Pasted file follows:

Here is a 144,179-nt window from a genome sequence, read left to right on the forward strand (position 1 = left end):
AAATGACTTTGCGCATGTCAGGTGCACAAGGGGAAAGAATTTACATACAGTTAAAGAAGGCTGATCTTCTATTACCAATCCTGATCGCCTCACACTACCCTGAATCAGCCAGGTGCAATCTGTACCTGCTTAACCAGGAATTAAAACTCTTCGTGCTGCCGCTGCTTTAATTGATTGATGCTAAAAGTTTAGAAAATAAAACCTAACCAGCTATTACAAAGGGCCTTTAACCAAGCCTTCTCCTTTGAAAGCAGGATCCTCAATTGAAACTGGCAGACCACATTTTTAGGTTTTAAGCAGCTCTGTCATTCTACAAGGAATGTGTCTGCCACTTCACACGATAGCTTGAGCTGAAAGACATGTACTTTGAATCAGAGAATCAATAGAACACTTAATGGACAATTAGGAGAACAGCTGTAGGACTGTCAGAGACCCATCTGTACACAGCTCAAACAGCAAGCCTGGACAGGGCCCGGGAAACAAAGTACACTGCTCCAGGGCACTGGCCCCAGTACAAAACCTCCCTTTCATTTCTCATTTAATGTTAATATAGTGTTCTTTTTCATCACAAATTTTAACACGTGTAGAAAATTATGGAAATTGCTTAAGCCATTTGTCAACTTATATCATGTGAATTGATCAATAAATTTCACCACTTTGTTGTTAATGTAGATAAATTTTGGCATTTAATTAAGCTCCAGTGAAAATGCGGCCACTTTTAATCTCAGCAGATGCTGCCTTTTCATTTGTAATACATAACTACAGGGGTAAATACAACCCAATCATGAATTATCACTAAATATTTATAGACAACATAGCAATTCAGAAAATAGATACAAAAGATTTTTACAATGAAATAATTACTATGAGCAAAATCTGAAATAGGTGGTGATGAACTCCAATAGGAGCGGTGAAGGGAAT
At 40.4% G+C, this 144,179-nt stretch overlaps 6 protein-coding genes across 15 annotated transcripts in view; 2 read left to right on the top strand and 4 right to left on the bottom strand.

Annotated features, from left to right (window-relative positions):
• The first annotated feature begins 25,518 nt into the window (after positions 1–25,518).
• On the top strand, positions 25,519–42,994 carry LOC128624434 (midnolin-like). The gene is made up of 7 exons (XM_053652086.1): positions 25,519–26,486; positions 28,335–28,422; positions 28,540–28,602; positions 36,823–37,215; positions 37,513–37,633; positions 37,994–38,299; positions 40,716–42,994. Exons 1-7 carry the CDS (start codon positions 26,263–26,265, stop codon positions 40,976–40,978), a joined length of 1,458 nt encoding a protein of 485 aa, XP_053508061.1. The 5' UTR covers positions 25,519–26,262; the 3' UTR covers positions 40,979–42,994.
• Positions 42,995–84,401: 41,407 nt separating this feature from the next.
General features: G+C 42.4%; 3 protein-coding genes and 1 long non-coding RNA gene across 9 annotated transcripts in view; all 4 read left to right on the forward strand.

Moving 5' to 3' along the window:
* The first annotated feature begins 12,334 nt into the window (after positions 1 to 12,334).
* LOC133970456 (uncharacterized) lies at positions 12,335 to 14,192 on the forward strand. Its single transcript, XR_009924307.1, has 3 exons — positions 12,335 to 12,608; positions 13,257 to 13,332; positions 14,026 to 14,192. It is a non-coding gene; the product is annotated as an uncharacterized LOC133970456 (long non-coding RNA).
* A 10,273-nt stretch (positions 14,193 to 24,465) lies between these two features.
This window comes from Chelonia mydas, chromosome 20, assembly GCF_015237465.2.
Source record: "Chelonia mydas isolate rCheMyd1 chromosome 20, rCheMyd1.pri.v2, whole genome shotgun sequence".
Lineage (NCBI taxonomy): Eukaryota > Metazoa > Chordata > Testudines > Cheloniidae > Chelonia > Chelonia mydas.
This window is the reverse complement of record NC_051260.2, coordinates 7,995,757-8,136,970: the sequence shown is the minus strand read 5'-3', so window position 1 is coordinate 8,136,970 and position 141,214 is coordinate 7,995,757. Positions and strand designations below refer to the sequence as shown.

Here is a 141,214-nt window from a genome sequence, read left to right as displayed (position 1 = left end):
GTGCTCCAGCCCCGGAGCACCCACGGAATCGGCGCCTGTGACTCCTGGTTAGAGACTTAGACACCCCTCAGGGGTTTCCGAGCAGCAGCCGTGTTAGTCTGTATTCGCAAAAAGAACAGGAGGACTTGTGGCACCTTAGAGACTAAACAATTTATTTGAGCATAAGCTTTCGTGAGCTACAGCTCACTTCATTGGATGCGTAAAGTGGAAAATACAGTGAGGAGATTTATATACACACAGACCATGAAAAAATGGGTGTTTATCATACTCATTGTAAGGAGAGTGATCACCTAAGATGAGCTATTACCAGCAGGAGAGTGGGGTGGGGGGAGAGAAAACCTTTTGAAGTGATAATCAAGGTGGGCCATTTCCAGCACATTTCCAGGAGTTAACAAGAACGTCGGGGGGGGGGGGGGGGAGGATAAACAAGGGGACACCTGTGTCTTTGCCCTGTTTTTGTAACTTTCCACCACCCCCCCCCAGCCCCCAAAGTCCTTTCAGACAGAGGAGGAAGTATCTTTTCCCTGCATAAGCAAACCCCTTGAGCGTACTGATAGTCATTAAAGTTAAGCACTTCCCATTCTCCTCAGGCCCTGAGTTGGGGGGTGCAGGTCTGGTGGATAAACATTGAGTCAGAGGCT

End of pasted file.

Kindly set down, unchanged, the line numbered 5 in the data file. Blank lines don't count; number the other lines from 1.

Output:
• The first annotated feature begins 25,518 nt into the window (after positions 1–25,518).